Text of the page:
Kerala Assembly Elections 2016: Overview - Key issues, candidates, alliances and poll scenario

Updated: May 17, 2016, 12:16 PM IST

The stage is all set for a game changer election in Kerala. Voting for the new 140-member Kerala Assembly will take place on May 16 and counting will be done on May 19.

Kerala Assembly Election 2016 will not only witness the contest between the two traditional alliances -- the ruling Congress-led United Democratic Front (UDF) and the Communist Party of India (Marxist)-led Left Democratic Front (LDF) -- but also gauge the popularity of the BJP-led National Democratic Alliance in the southern state.

Since the UDF and LDF have dominated the political landscape in Kerala since the 1970s, it will be interesting to see if the BJP-led NDA could begin its innings here.

The Kerala elections are crucial for Oommen Chandy as it would create history if the UDF manages to retain power. If it actually happens, it would be the first ever time that an incumbent party retains power in Kerala. Also, the victory will help Congress heal its wounds after its humiliating drubbing in the 2014 Lok Sabha elections.

Whereas, the Left wants the history to repeat itself, so that it assumes office again in the God’s own country. Notably, the Left is leaving no stone unturned in grabbing victory in Kerala as well as in West Bengal, once a stronghold of the Communists.

However, the most interesting part of this election is to see if the lotus will bloom in Kerala and the BJP tastes victory. The BJP’s wonderful performance in recent civic elections in the state hints at the chunk, occupied by the two fronts, it could steal.

In the last Assembly Elections held in 2011, the Chandy government had assumed office with a razor-thin majority by grabbing 72 seats while the Left managed to secure 68 seats.

Key candidates:

Oommen Chandy, Congress: Oommen Chandy has a lot of burden on his shoulders. He can create history if he leads ruling Congress-led UDF to victory in the state which religiously dumps the ruling party in every election.

The elections are also a litmus test for the “people’s friendly” projects Chandy initiated. The Smart City Kochi project, Kochi Metro, work on the Kannur airport, the Vizhhinjam Port are examples of such projects. However, his government's image has been dented due to various corruption scandals.

If the UDF loses, the 72-year-old could retire and pave the way for next players.

VS Achuthanandan, CPI(M): He is 93 but for veteran former Kerala chief minister CPI-M leader Velikkakath Sankaran Achuthanandan, age is just a number. Eyeing the CM post again, Achuthanandan is said to be the most popular campaigner for the opposition Left Democratic Front (LDF). His rallies still attract huge crowd. Known as a shrewd strategist, VS Achuthanandan has played a key role along with other leaders such as late EMS Namboodiripad and K Nayanar in making the CPI(M) as the biggest Communist group in Kerala after the split in undivided CPI(M) in 1964.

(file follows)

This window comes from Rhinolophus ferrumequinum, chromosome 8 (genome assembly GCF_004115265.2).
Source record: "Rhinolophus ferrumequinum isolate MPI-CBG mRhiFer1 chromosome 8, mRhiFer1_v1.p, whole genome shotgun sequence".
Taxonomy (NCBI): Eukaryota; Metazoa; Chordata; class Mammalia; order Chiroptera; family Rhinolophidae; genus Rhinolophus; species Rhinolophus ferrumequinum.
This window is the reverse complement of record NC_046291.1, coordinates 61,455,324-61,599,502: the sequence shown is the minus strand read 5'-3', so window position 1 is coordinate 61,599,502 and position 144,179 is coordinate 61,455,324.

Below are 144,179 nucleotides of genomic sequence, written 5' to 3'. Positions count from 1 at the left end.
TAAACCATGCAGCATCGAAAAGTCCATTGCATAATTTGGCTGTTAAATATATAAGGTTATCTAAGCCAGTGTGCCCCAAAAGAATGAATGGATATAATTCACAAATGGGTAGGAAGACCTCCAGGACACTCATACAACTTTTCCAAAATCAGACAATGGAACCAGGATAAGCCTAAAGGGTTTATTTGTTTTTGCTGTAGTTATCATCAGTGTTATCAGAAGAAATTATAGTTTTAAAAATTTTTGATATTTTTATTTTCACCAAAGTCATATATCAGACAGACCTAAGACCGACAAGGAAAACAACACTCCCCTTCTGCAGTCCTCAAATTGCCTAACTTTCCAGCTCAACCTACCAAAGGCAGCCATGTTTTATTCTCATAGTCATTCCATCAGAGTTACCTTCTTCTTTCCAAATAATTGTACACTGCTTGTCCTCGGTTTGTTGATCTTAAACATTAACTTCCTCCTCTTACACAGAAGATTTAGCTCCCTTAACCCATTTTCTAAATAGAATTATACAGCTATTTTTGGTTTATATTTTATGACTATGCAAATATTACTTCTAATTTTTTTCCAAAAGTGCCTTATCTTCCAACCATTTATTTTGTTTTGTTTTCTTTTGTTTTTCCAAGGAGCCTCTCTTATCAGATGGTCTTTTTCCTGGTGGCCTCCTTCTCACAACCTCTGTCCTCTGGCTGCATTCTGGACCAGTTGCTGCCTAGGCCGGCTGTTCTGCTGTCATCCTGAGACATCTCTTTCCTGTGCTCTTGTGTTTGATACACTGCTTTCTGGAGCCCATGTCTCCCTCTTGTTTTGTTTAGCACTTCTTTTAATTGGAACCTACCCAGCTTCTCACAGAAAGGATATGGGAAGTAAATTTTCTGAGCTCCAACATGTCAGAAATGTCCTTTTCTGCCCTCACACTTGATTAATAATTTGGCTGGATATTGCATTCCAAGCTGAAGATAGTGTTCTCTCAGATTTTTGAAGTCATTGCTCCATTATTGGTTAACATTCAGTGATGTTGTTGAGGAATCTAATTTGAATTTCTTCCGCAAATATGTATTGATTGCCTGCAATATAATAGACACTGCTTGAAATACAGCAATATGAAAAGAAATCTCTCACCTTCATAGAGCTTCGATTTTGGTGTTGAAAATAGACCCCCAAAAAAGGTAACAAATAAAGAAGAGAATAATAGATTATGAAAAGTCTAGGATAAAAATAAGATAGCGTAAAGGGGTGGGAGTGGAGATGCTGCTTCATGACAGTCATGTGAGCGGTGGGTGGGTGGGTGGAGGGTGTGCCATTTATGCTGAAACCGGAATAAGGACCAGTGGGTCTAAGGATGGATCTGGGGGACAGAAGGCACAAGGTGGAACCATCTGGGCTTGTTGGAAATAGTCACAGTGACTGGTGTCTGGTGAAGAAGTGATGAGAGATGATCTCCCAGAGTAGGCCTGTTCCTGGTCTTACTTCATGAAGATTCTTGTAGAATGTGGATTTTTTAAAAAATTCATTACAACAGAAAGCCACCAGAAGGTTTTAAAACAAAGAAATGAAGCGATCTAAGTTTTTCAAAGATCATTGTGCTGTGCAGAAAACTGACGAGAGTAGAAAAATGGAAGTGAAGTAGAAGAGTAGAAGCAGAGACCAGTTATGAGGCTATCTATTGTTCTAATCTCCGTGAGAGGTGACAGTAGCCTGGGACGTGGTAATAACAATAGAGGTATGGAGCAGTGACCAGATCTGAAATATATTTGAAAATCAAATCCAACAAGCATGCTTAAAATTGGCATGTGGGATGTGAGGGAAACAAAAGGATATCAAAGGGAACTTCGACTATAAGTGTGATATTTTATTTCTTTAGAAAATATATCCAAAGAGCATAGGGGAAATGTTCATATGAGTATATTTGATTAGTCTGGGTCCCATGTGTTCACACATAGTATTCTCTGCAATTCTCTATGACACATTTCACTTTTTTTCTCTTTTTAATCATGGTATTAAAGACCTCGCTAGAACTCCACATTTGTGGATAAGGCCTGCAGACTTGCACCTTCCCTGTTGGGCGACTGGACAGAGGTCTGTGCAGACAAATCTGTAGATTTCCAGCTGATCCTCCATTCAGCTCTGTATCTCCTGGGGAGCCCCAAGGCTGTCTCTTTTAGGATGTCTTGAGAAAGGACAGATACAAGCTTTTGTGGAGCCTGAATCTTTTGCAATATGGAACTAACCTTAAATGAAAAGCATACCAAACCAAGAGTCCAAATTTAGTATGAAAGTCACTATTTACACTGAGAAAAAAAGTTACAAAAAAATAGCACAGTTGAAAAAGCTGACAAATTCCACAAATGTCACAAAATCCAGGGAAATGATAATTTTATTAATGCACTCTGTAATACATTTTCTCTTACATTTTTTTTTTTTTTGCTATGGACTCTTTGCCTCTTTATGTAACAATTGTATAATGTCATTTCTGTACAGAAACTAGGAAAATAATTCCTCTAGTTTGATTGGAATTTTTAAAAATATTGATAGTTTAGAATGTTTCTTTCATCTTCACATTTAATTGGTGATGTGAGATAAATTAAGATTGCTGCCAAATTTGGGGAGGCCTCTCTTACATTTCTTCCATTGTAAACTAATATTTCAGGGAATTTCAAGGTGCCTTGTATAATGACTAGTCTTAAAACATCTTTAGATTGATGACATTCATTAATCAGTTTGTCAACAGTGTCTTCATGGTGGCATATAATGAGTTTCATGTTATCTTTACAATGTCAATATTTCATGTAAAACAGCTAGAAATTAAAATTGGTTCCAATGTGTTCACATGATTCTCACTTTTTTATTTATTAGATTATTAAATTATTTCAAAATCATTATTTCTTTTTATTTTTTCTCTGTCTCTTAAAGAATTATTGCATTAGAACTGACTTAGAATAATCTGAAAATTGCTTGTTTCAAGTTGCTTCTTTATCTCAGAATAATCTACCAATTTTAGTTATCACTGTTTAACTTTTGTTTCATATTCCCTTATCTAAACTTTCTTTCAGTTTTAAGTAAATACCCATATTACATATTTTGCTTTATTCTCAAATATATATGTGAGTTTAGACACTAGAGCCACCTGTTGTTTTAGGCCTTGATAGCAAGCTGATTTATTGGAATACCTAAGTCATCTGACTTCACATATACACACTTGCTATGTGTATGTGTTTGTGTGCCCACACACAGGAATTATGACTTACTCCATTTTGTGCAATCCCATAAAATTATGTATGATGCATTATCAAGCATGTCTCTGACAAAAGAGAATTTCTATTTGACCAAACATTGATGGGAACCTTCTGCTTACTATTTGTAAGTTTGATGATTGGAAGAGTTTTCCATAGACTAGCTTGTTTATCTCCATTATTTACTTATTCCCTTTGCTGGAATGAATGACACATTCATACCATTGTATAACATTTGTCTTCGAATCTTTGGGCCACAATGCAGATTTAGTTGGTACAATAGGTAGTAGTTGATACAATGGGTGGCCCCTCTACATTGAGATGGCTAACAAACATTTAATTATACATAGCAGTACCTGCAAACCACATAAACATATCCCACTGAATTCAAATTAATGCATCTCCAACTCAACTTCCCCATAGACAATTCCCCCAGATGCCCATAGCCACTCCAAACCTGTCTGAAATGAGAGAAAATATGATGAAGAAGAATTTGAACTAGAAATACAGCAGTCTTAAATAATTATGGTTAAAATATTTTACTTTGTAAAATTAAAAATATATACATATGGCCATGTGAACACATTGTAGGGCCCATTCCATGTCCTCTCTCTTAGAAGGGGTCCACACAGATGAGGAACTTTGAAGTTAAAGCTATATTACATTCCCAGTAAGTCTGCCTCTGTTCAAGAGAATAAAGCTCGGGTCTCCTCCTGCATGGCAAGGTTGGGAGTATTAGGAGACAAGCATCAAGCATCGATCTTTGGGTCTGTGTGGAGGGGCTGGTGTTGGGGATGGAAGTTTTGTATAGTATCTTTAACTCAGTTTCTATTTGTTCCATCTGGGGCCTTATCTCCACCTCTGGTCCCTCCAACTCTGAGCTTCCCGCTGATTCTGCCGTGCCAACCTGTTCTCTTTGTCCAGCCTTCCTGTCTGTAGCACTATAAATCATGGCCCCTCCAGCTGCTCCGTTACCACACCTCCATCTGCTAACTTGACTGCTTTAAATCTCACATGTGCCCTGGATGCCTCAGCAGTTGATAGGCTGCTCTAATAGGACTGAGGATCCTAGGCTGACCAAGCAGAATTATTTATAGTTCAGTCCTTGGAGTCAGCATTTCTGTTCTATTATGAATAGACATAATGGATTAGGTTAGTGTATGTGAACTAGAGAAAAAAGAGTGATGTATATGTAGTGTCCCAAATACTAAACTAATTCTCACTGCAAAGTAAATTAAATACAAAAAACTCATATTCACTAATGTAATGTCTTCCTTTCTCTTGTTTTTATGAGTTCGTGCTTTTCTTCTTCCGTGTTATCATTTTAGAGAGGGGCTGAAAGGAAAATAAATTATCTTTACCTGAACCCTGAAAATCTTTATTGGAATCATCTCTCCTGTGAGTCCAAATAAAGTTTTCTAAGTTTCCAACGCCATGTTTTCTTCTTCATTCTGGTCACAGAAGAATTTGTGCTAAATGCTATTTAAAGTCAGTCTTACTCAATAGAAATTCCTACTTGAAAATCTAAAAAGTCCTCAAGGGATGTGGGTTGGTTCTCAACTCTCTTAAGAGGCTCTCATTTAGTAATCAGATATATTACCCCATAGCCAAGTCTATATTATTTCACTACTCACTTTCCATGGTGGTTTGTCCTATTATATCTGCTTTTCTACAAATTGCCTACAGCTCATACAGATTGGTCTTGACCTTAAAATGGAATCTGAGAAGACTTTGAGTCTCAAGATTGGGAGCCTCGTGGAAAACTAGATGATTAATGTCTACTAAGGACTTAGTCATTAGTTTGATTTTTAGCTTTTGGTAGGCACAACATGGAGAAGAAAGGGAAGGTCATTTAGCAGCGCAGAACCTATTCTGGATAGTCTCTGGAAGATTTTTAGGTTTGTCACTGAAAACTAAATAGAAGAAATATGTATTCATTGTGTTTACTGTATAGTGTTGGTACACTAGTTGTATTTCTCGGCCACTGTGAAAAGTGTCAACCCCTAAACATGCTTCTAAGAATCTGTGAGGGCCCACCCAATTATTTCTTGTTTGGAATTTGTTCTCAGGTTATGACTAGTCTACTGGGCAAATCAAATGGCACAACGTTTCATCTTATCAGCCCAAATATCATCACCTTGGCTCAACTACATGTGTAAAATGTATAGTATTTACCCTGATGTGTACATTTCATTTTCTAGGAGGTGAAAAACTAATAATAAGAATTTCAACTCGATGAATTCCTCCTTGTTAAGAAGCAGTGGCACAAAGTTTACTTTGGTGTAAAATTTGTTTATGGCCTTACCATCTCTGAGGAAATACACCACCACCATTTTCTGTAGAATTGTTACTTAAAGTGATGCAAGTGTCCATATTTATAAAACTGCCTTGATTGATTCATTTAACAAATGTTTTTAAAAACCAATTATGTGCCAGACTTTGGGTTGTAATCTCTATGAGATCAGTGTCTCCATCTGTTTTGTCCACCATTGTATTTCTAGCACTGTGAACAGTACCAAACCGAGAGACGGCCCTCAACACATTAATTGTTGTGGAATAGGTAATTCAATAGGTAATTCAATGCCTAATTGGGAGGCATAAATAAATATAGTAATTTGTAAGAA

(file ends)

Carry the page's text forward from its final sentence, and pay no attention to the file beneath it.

The Leader of Opposition is not at all shying away from using social media, such as Facebook, to his advantage. He is contesting from LDF’s traditional stronghold Malampuzha.

O Rajagopal, BJP: It's a doe or die battle for the 83-year-old leader. The BJP is depending on Rajagopal, popularly called as 'Rajettan', to open its account in the state. Believed to be tallest leader of the BJP in the southern state, BJP’s Rajagopal had given tough competition to Congress leader Shashi Tharoor in the Thiruvananthapuram constituency during 2014 Lok Sabha Elections. He was defeated by a small margin. This time, he can turn the fortunes for the BJP. Unperturbed by his four consecutive electoral defeats in the last five years, the octogenarian is campaigning hard to defeat CPI(M)-LDF's V Sivankutty and JD(U)-UDF's V Surendran Pillai in Nemom.

Notably, Nemom constituency has substantial Nair community votes, which could help the BJP candidate considerably.

Here are some of the key issues that plague the 'God's Own Country'.

Liquor ban

In the run-up to 16 May-state assembly elections in Kerala, there is one particular question that many voters want answered: just where do the main parties stand on banning alcohol in this liquor-loving state? The liquor ban issue is important to the residents of Kerala who consume more alcohol that people in any other Indian state.

On 24 August 2014, CM Oommen Chandy announced that state will implement prohibition in a phased manner. The decision was supported by the Indian Union Muslim League (IUML) and the Kerala Congress. Liquor bars in Kerala had to renew licenses every year; the state government did not license any bar on 31 March 2014, resulting in the closure of 418 bars.

The state government also declared its intention of not renewing licenses of the remaining 313 bars in the state next year. The state owned Kerala State Beverages Corporation (Bevco) has 338 shops, and Bevco will shut down 10% of them every year. Consumerfed, which has 46 shops, will also be closed.

While CM Chandy has definitely earned lot of applause from a section over 'liquor ban' in the state, he has also invited at the same time. Thousands of bar workers lost their jobs, thus leading to a rise in unemployment, which was there already.

Tourism has been hit really really bad in the past one-year. 90% of the tourists stay in non 5-Star hotels and them not serving alcohol have discouraged many not to visit Kerala again in future.

The revenues from BevCo contributes a substantial amount to the revenue of the Govt of Kerala. Other sources would have to be found to fund this loss. The state will also have to make up for the lost 40% revenues from alocohol taxes.

Now, if Congresss-led United Democratic Front comes to power again in the state, the ongoing alocohol ban in the state will continue to go. However, if Communist Party of India (Marxist)-led Left Democratic Front wins the majority, it will most likely curb the alcohol consumption in a phased manner, according to one of its party member.


Kerala was hit by a series of scams in 2015, one of which led to the ignominious exit of Finance Minister K M Mani, and among other headlines was one over the exclusion of Chief Minister Oommen Chandy from a function of Prime Minister Narendra Modi which also had its echo in Parliament.

The bar scam, in which Mani was allegedly involved, dominated the political scenario in Kerala throughout the year. Mani, against whom vigilance sleuths had registered an FIR in the bar scam, was forced to resign a day after Kerala High court made some stinging observations. A prominent bar hotelier, Biju Ramesh had made stunning revelations during a television debate that the Kerala Bar Hotel Owners Association had paid Rs one crore bribe to Mani and Rs 10 crore to Babu for favourable decisions.

His resignation came as a big blow to the Chandy government as he is the second minister who was forced to quit from the Cabinet. Earlier, K B Ganesh Kumar of Kerala Congress (B) had resigned after his estranged wife complained of domestic violence. Ganeshkumar and his party led by his father R Balakrishna Pillai, later left the UDF.